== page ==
by Alyssa Matesic
The fireplace to my left is cold, and the evening air outside is biting, but warmth emanates from words spoken behind the microphone. Heavy coats are draped across the backs of black folding chairs as the entry room of the quaint little house fills up. Soon, the cozy audience in the Lillian Vernon Creative Writers House is crammed in tight. High-pitched greetings and gentle, friendly hugs make the environment feel familiar, even to a stranger.
The first poet takes the podium and begins to read. Her voice is low and inviting, and her words pierce and caress the air around us. I feel at ease, almost entranced. Over the course of the hour-long poetry reading, my mind is pulled along the street outside. It’s strange how few in the NYU community know of this building, this street and this community. The Creative Writers House has served as a meetinghouse for artists since its establishment and construction in 1836. Though I’m surrounded by unfamiliar faces, I feel the community of West 10th Street.
I look out the room’s large, cut glass window behind the poets and into the dark street. It was, once, a fashionable area for Victorian New Yorkers to live and has historically been a gathering place for artists. West 10th is now a residential pocket between the chaotic Fifth and Sixth Avenues, a quiet escape from commercial Manhattan. The homes are all equally charming; most have façades of old red brick, arched windows and stoops decorated with potted plants.
Outside the window, I can see dark shadow puppets moving about inside their private homes. The residents on the street all live within this beautiful architecture dating back to the 19th and early 20th centuries. The inhabited windows emit a warm yellow, not the color of the sun, but deeper, darker, richer. It’s the color of fire simmering down in the fireplace. The color of home.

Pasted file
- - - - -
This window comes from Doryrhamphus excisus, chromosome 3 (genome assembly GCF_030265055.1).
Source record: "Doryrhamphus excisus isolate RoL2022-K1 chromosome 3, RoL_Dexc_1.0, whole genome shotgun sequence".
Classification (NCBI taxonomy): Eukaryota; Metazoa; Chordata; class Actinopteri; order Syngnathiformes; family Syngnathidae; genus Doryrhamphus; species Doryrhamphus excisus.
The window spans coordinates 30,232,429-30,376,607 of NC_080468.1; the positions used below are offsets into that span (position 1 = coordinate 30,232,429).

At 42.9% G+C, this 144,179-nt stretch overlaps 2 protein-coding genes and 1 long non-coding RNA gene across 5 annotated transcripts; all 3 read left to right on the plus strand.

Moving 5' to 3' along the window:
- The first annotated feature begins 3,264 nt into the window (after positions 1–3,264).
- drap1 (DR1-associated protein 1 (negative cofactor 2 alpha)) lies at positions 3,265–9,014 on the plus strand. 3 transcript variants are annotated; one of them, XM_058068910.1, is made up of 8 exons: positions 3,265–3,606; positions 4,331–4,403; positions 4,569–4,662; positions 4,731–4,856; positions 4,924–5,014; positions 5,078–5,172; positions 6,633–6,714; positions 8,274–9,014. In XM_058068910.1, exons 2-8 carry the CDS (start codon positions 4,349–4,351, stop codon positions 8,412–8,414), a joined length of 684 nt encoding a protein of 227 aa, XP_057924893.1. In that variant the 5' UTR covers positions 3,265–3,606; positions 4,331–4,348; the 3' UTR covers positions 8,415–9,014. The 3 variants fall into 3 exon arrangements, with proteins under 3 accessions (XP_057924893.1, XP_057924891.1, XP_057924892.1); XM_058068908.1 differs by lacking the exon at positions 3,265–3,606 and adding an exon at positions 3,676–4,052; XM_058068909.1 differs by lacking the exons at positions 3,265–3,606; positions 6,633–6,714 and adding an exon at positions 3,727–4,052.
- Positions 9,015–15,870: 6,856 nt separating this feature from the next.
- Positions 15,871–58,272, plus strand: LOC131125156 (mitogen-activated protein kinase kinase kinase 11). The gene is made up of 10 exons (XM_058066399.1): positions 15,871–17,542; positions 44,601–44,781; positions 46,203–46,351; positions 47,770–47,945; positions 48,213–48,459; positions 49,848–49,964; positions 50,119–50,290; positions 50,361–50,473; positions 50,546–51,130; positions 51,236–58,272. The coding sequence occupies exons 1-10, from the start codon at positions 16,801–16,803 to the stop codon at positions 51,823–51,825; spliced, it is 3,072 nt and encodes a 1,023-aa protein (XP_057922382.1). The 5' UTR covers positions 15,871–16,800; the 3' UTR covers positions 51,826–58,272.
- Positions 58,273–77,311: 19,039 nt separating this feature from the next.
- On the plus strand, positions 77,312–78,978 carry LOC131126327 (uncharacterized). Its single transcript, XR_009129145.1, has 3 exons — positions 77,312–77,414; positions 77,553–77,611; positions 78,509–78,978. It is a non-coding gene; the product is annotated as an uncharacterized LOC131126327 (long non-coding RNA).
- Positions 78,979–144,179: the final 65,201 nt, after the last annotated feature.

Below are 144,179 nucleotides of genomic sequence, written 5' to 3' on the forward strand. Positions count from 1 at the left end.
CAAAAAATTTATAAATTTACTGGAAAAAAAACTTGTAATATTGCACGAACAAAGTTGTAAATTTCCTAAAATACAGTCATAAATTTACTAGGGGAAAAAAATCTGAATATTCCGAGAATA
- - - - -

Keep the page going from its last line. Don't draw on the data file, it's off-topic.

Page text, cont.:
I like to think that masterpieces have been created in the buildings on this block. Poet Emma Lazarus supposedly composed her most famous piece, “The New Colossus,” at 18 West 10th Street, the poem engraved in a bronze plaque at the base of the Statue of Liberty.
I lift my lamp beside the golden door!
By dusk, the London-inspired street lamps on the street outside have all kicked on. Inside these homes I see beauty in the delicate glass chandeliers hanging in whitewashed rooms. I see hallways decorated with framed artwork and narrow staircases with carved wooden handrails. I see a woman eating alone at a plain, wooden dining table.
Back in the Creative Writers House, the last poet steps up to read. Her pieces center on domestic struggle and seem to hit home with the group. A few audience members sigh aloud as she finishes her last lines. It’s like music to the ears, familiar music. I remember stopping in front of 12 West 10th Street at a multi-story townhouse and hearing the faint sound of a piano. It was once the home of American author Emily Post, famous for her musings on etiquette. It seems fitting that her residence is accompanied by an elegant soundtrack.
Continuing down the block, I remember passing the former homes of Mark Twain, Marcel Duchamp, Jerry Herman and Edward Albee. The artists would’ve embraced the light of West 10th, the warmth. I trace their steps on the sidewalk as I take my own.
I visited the Lillian Vernon Creative Writers House in search of proof that masterpieces are still being created, and spoken, and received, on what may be considered the most beautiful block in Manhattan. And I successfully found my evidence in the way poet Anna Journey pierced the air with her harsh consonants and brilliant diction, in the way poet Geoffrey G. O’Brien completely adopted a new expression and persona while reading, in the way Martha Rhodes’ words elicited such a response. That evening, in the three-story townhouse dedicated to encouraging creative minds, magic happened. It’s comforting for me to think it happens often on West 10th Street.